For taxable years beginning after 2002 and before 2006, the regulations reflect the change to section 179(d)(1) by including off-the-shelf computer software in the definition of section 179 property, and the changes to sections 179(b)(1) and (2) by increasing the respective amounts to $100,000 and $400,000. The regulations also provide guidance for making and revoking elections under section 179 for those taxable years. Several examples are provided to illustrate how taxpayers may make and revoke their section 179 elections. Additionally, each year the IRS will publish the annual inflation indexed amounts for sections 179(b)(1) and (2). For the inflation indexed amounts for taxable years beginning in 2004, see Rev. Proc. 2003-85, 2003-49 I.R.B. 1184.

Making or Revoking Section 179 Elections on Amended Federal Tax Returns

Prior to the enactment of JGTRRA, an election to expense the cost of property under section 179 generally was made on the taxpayer’s original federal tax return for the taxable year to which the election applied. An election could only be revoked with the consent of the Commissioner. The section 179 regulations (pre-JGTRRA) provided that a revocation of an election would only be granted in extraordinary circumstances.

Small business taxpayers are often unaware of the advantages or disadvantages of section 179 expensing. Some taxpayers may not have been aware of the section 179 election until after filing an original Federal tax return. In addition, making the section 179 election is not always to a taxpayer’s advantage. For example, the section 179 election may prevent the taxpayer from fully using exemptions and deductions, reduce a taxpayer’s coverage under the social security system, and make various tax credits unusable. See Internal Revenue Service, Publication 946, “How to Depreciate Property (For use in preparing 2003 Returns)”, p. 14, and “General Explanations of the Administration’s Fiscal Year 2004 Revenue Proposals”, Department of the Treasury, p. 23 (February 2003).

Permitting taxpayers to make or revoke section 179 elections on amended Federal tax returns without the consent of the Commissioner reflects Congress’ intent “that the process of making and revoking section 179 elections should be made simpler and more efficient for taxpayers.” H.R. Rep. No. 108-94, at 25 and 26 (2003) and S. Prt. No. 108-26, at 10 (2003). Such a process will provide flexibility to small business taxpayers in determining whether the section 179 election is to their advantage or disadvantage.

Section 1.179-5T(c)(1) establishes the time period during which a taxpayer may make or revoke a section 179 election on an amended Federal tax return.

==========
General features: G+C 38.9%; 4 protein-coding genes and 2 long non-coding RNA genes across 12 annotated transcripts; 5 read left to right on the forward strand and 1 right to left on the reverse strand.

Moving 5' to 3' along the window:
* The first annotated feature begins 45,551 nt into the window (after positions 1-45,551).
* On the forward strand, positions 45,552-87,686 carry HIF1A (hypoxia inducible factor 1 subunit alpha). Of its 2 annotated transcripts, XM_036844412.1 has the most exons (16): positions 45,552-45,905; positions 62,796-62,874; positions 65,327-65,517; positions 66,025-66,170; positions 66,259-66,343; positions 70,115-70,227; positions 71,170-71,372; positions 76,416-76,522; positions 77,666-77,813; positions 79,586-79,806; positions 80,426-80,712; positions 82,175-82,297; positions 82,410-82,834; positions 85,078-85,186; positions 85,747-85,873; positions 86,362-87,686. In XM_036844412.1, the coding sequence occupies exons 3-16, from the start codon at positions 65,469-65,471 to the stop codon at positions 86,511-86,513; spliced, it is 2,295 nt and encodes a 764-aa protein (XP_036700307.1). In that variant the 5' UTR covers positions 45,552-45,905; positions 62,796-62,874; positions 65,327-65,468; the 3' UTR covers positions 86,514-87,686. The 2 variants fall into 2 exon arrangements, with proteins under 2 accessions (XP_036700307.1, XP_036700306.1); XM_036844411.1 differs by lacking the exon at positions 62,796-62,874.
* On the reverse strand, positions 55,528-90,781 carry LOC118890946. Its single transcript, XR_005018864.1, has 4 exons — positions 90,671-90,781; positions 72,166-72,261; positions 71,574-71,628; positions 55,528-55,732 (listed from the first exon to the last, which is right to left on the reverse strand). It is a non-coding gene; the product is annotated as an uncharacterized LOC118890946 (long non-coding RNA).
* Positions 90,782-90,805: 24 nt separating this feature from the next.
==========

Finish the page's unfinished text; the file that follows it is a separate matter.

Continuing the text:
Section 1.179-5T(c)(2) provides that a section 179 election made on an amended Federal tax return must specify the item of section 179 property to which the election applies and the portion of the cost of each such item to be taken into account under section 179. Further, if a taxpayer elected to expense only a portion of the cost basis of an item of section 179 property for a particular taxable year (or did not elect to expense any portion of the cost basis of an item of section 179 property), §1.179-5T(c)(2) allows the taxpayer to file an amended Federal tax return and expense any portion of the cost basis of an item of section 179 property that was not expensed pursuant to a prior section 179 election. Any such increase in the amount expensed under section 179 is not deemed to be a revocation of the prior election for that particular taxable year.

Section 1.179-5T(c)(3) provides that any election under section 179, or specification of such election, for any taxable year beginning after 2002 and before 2006 for any item of section 179 property may be revoked by the taxpayer on an amended Federal tax return without the Commissioner’s consent and that such revocation, once made, is irrevocable. For this purpose, a specification refers to both the selected specific item of section 179 property subject to a section 179 election and a selected dollar amount allocable to the specific item of section 179 property. In addition, §1.179-5T(c)(3) describes the circumstances under which partial and entire revocations of elections and specifications occur. Section 1.179-5T(c)(3) also discusses the effect of a revocation of an election under section 179 or a revocation of any specification of such election.

Section 1.179-5T(c)(4) sets forth examples illustrating the rules of paragraphs (c)(1), (2), and (3).

Section 1.179-6T provides the applicability dates for the provisions of §§1.179-2T, 1.179-4T, and 1.179-5T.

Special Analyses